Our customers’ top priority remains a reliable supply of water and we have worked hard to keep the number of burst mains as low as possible. It is pleasing to see the number of mains repairs we have needed to make so far this year is well within the allowed limits and demonstrates the continued resilience of our network. 

Meanwhile, significant focus has been placed on rolling out our ‘intelligent’ network to monitor the health of our pipes and detect potential leaks earlier, and we remain committed to being the first UK water company to have an entirely ‘smart’ network of pipes. This will help us revolutionise how we detect and prevent water leaks - either with our mains or our customers’ pipes – as soon as it occurs. In the future it could even enable us to predict and prevent pipeline failures before they happen.

However, having set ourselves stretching targets for the current five-year regulatory period, there are some key areas where we have not met our performance targets so far this year:

  • Due to more people being at home this year, water usage by our domestic customers has increased significantly, exacerbated during the summer hot spells when we were distributing record volumes across our network. This coupled with a reduction in meter installs due to COVID-19 restrictions, had a significant impact on our per capita consumption performance (PCC) target and means we will be very unlikely to achieve our target by the end of the year
  • A recent water sample failure for benzo(a)pyrene from a drinking water tap at a commercial property in Redhill is currently being assessed by the Drinking Water Inspectorate (DWI). While we have completed a thorough investigation - and the issue was not reflective of a water quality concern in the wider network - we will have to await the outcome of the DWI assessment to accurately determine whether we will meet our overall water quality performance target for the year
  • Throughout the pandemic we have still been undertaking customer-side leakage and installing meters, albeit at reduced levels due to the pandemic. Unfortunately, COVID-19 has had a disproportionate effect on leakage figures across the industry and, as such, our performance has been impacted. There is currently an industry-wide study taking place to quantify the impact of COVID-19 on both leakage and PCC. It is expected the study will provide some practical guidelines for how we can make adjustments to our models in order to correct the errors that COVID-19 related changes to demand patterns has introduced. In the meantime further lockdowns nationally and locally will only add to the uncertainty around our leakage calculations
  • For supply interruptions we remain slightly off target for the year due to a few significant burst events during the summer which exceeded three hours for the properties affected
  • To date we are marginally above our allowed limit for taste, odour and discolouration (TOD) contacts from customers but we are still leading the industry in this area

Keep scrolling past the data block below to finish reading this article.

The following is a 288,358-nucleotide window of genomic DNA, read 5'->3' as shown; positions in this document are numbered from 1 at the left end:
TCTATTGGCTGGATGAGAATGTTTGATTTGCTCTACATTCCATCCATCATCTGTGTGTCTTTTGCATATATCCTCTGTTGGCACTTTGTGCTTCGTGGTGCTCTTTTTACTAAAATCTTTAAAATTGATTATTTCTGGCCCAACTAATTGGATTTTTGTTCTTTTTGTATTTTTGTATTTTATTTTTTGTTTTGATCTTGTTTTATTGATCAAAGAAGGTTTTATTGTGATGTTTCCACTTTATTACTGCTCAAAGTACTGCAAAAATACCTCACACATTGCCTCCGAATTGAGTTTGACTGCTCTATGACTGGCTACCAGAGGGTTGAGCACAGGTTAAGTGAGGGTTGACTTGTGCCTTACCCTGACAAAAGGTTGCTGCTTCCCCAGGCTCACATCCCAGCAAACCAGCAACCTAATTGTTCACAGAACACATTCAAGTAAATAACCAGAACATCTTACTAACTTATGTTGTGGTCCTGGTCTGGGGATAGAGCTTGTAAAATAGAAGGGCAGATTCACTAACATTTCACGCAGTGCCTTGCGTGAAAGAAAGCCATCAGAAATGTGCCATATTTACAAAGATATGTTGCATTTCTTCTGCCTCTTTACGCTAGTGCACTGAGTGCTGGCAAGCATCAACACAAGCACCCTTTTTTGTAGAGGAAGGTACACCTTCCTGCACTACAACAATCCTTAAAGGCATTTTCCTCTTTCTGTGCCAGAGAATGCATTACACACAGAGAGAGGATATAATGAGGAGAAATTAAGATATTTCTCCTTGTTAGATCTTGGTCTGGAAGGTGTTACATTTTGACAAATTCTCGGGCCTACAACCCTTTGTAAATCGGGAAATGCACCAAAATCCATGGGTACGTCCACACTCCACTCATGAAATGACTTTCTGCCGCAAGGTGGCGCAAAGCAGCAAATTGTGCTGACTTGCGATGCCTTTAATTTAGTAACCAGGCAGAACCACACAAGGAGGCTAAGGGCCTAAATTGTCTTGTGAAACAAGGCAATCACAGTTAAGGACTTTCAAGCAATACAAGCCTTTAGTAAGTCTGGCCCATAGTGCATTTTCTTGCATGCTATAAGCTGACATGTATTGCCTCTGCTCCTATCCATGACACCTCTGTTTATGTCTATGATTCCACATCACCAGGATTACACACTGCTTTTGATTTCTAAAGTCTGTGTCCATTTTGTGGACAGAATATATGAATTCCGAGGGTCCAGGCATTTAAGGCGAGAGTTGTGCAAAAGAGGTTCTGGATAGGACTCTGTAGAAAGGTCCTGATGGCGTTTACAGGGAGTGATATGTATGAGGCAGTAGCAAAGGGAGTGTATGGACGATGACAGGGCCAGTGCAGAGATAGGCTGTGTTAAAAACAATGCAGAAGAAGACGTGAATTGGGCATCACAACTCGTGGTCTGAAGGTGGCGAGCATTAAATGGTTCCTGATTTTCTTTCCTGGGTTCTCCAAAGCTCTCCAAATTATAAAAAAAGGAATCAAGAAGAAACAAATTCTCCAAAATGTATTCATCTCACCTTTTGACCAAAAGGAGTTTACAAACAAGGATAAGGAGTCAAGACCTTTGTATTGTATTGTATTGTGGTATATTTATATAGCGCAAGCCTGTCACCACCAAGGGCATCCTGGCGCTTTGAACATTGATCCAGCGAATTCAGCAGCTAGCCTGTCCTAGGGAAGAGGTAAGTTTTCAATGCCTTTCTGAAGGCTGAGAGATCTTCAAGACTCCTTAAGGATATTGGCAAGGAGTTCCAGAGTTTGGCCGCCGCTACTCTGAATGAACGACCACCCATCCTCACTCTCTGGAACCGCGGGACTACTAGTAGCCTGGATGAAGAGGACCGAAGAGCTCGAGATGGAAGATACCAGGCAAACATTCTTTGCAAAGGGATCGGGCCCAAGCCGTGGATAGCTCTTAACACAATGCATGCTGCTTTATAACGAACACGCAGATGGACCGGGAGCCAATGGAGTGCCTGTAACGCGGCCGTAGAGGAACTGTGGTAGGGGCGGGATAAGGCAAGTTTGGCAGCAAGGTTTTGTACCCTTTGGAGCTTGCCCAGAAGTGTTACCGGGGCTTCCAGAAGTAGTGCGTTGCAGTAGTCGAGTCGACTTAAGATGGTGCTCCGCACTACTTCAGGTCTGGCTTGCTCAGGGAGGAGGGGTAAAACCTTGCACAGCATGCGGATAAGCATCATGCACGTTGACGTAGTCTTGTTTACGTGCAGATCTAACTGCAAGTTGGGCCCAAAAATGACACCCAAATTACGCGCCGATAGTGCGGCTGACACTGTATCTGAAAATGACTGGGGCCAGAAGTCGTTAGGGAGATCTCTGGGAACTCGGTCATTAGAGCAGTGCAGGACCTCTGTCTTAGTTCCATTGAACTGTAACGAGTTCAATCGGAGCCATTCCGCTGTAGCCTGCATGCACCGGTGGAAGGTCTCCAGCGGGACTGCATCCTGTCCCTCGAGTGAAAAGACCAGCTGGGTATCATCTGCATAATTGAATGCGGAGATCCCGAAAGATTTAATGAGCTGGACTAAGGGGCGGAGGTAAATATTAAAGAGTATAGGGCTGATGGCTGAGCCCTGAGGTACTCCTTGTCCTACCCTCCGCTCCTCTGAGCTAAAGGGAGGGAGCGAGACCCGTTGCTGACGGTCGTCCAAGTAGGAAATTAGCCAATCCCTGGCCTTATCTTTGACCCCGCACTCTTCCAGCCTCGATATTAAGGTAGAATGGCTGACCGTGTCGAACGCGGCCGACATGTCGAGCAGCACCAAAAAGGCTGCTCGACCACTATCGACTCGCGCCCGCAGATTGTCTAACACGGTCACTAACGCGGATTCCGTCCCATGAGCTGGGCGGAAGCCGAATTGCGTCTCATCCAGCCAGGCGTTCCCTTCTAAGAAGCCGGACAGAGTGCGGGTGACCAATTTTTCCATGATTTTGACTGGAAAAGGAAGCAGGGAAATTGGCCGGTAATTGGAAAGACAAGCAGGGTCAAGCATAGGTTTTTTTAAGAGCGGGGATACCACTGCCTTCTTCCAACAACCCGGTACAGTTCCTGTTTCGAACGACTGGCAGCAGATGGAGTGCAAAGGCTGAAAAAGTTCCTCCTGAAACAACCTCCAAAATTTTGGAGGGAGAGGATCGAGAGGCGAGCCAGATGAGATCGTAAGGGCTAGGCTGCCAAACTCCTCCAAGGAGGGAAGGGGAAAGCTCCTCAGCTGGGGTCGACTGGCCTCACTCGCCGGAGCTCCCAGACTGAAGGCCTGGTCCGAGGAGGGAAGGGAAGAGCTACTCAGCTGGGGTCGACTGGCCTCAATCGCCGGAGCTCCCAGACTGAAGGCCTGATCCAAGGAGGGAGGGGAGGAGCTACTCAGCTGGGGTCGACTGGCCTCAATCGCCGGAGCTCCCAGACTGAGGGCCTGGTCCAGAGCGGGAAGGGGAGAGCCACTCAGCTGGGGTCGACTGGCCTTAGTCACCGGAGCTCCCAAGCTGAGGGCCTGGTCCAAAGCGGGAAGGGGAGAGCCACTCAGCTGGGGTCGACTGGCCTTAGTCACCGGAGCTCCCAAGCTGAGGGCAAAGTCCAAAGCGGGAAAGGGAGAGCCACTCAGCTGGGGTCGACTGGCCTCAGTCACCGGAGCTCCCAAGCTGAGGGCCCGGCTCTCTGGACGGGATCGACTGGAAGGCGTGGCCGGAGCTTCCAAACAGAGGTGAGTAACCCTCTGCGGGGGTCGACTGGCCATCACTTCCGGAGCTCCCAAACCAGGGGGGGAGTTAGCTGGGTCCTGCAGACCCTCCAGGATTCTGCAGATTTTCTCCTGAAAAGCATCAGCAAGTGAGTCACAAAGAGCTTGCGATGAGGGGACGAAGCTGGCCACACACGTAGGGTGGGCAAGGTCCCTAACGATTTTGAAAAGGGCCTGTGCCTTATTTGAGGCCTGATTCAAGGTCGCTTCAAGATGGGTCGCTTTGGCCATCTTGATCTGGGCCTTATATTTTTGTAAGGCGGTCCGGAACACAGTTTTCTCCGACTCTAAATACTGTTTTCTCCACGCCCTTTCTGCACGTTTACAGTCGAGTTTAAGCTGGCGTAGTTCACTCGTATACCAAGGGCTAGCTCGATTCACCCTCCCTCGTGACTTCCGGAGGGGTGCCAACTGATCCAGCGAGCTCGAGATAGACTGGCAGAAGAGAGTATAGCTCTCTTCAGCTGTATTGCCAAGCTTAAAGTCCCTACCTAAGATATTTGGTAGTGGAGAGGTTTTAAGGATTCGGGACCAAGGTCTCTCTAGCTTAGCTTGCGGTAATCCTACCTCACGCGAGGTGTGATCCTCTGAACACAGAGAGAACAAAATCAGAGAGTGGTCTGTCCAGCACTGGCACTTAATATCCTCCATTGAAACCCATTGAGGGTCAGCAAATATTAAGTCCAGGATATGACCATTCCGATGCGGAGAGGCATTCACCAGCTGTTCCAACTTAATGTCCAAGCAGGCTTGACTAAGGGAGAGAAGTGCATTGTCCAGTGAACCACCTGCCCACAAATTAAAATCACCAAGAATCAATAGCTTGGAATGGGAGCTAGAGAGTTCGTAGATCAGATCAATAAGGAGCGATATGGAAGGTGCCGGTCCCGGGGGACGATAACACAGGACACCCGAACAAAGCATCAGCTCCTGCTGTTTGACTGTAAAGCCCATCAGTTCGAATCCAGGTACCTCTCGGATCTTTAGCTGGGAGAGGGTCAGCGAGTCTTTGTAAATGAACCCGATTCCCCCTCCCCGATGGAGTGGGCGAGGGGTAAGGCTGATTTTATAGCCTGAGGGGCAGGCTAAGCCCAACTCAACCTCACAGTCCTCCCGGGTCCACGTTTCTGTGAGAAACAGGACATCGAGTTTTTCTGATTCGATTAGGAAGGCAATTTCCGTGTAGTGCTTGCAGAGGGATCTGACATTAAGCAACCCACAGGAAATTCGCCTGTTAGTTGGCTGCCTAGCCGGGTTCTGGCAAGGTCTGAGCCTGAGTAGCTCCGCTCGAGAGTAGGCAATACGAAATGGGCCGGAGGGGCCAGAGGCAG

• Due to the planned capital investment essential maintenance programme at Elmer Treatment Works and operational issues at two of our other treatment works, we have had to temporarily stop softening the water from these sites for periods of time, which has impacted our performance against our target in this area
  • Despite significantly increasing the number of customers in receipt of financial help with their bill, we need to further increase awareness of our vulnerable support schemes

Customer service

We continue to operate our C-MeX customer service improvement programme and have put a number of measures in place to improve our performance in this area.

In the year to date we are currently positioned 14th (out of 18) in the C-MeX industry league table, rising from 15th in quarter one. Furthermore, for the customer satisfaction element of the C-MeX indicator, we were the most improved company against last quarter. The Board recognises there is still a lot of work to be done to improve the Company’s customer service performance, which is why significant investment has been put into both people and technology. We are confident the continued recruitment of customer experience specialists, combined with the roll-out of a new billing and customer management system in the coming months, will help us deliver the service our customers deserve.

Meanwhile we continue to promote our support services in response to COVID-19 and have recently launched a re-branded campaign in the form of ‘Here For You’ - our collection of financial support schemes and priority services. This forms part of our plan to raise awareness of the services on offer. As part of this collection we have also launched ‘Breathing Space’, a new support scheme which aims to help our customers who need to pause their payments for a little while to get back on their feet. For those customers facing life changes that have affected their income, we will offer them a one, two or three month pause in payments, depending on their situation.

Our initial payment holiday scheme proved to be a much-needed option for many customers at the start of the COVID-19 pandemic and I was pleased to note that more than 96% of customers who have received this help and other support on our Priority Services Register think the support has been helpful.

When it comes to offering value for money to our customers, 7% believe their bill is not good value. We will continue to work at improving our communication to better explain the services we perform, and community support we provide, for an average of 50p a day.